I THEN began to deliberate upon the best way of making my escape. No sooner had I been locked in, than I went about exploring my prison; and when I thought I had discovered how to get out of it, I pondered the means of descending from the lofty keep, for so the great round central tower is called. I took those new sheets of mine, which, as I have said already, I had cut in strips and sewn together; then I reckoned up the quantity which would be sufficient for my purpose. Having made this estimate and put all things in order, I looked out a pair of pincers which I had abstracted from a Savoyard belonging to the guard of the castle. This man superintended the casks and cisterns; he also amused himself with carpentering. Now he possessed several pairs of pincers, among which was one both big and heavy. I then, thinking it would suit my purpose, took it and hid it in my straw mattress. The time had now come for me to use it; so I began to try the nails which kept the hinges of my door in place. 1 The door was double, and the clinching of the nails could not be seen; so that when I attempted to draw one out, I met with the greatest trouble; in the end, however, I succeeded. When I had drawn the first nail, I bethought me how to prevent its being noticed. For this purpose I mixed some rust, which I had scraped from old iron, with a little wax, obtaining exactly the same colour as the heads of the long nails which I had extracted. Then I set myself to counterfeit these heads and place them on the holdfasts; for each nail I extracted I made a counterfeit in wax. I left the hinges attached to their door-posts at top and bottom by means of some of the same nails that I had drawn; but I took care to cut these and replace them lightly, so that they only just supported the irons of the hinges.

All this I performed with the greatest difficulty, because the castellan kept dreaming every night that I had escaped, which made him send from time to time to inspect my prison. The man who came had the title and behaviour of a catch-poll. He was called Bozza, and used always to bring with him another of the same sort, named Giovanni and nicknamed Pedignone; the latter was a soldier, and Bozza a serving-man. Giovanni never entered my prison without saying something offensive to me. He came from the district of Prato, and had been an apothecary in the town there. Every evening he minutely examined the holdfasts of the hinges and the whole chamber, and I used to say: “Keep a good watch over me, for I am resolved by all means to escape.” These words bred a great enmity between him and me, so that I was obliged to use precautions to conceal my tools, that is to say, my pincers and a great big poniard and other appurtenances. All these I put away together in my mattress, where I also kept the strips of linen I had made. When day broke, I used immediately to sweep my room out; and though I am by nature a lover of cleanliness, at that time I kept myself unusually spick and span. After sweeping up, I made my bed as daintily as I could, laying flowers upon it, which a Savoyard used to bring me nearly every morning. He had the care of the cistern and the casks, and also amused himself with carpentering; it was from him I stole the pincers which I used in order to draw out the nails from the holdfasts of the hinges.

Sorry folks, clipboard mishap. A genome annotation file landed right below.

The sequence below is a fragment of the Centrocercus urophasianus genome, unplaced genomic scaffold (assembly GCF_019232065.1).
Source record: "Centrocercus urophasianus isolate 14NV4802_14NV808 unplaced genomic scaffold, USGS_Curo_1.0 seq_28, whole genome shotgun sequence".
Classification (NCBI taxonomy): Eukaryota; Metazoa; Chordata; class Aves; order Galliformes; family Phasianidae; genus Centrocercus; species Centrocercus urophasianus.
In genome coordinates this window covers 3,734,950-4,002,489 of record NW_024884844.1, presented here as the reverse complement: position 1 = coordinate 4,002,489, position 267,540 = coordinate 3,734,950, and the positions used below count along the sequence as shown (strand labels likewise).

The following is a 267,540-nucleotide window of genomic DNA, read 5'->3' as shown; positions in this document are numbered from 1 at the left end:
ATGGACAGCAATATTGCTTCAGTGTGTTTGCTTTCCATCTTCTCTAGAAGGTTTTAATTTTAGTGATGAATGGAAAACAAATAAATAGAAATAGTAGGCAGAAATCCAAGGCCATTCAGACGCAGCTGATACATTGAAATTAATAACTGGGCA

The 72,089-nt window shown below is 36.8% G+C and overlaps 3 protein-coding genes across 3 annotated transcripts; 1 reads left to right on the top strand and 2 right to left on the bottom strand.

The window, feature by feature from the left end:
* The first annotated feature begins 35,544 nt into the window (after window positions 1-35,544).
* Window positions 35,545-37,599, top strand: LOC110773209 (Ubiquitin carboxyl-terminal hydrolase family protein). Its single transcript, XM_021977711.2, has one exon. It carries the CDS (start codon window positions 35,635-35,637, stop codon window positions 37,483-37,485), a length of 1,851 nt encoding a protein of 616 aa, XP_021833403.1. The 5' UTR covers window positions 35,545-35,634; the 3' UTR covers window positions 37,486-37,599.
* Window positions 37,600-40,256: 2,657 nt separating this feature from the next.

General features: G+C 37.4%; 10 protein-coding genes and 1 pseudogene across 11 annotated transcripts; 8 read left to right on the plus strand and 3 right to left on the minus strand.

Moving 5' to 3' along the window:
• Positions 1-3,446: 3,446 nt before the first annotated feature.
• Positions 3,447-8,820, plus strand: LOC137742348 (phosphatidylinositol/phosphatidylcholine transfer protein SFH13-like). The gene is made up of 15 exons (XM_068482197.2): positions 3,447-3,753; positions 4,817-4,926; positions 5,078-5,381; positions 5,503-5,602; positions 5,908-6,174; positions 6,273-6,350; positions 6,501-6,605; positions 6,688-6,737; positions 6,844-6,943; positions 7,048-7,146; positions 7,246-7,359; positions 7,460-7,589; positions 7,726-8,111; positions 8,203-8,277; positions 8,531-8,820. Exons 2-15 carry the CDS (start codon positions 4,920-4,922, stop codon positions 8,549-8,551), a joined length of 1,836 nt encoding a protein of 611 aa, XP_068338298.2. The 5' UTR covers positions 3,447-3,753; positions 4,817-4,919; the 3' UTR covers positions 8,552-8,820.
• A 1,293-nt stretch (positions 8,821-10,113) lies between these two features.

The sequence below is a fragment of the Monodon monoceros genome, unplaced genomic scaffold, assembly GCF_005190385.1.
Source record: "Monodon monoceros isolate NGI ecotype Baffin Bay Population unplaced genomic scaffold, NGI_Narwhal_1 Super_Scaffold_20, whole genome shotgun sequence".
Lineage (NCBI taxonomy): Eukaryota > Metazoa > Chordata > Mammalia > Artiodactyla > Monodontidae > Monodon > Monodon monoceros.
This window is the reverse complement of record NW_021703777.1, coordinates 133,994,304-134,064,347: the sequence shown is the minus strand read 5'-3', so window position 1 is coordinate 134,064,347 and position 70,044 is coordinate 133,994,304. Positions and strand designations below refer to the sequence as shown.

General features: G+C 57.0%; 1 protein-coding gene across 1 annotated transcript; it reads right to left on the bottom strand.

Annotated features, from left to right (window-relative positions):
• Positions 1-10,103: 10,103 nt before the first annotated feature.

Note 1. The door seems to have been hung upon hinges with plates nailed into the posts. Cellini calls these plates bandelle.


WELL, to return to the subject of my bed; when Bozza and Pedignone came, I always told them to give it a wide berth, so as not to dirty and spoil it for me. Now and then, just to irritate me, they would touch it lightly, upon which I cried: “Ah, dirty cowards! I’ll lay my hand on one of your swords there, and will do you a mischief that will make you wonder. Do you think you are fit to touch the bed of a man like me? When I chastise you I shall not heed my own life, for I am certain to take yours. Let me alone then with my troubles and my tribulations, and don’t give me more annoyance than I have already; if not, I shall make you see what a desperate man is able to do.” These words they reported to the castellan, who gave them express orders never to go near my bed, and when they came to me, to come without swords, but for the rest to keep a watchful guard upon me.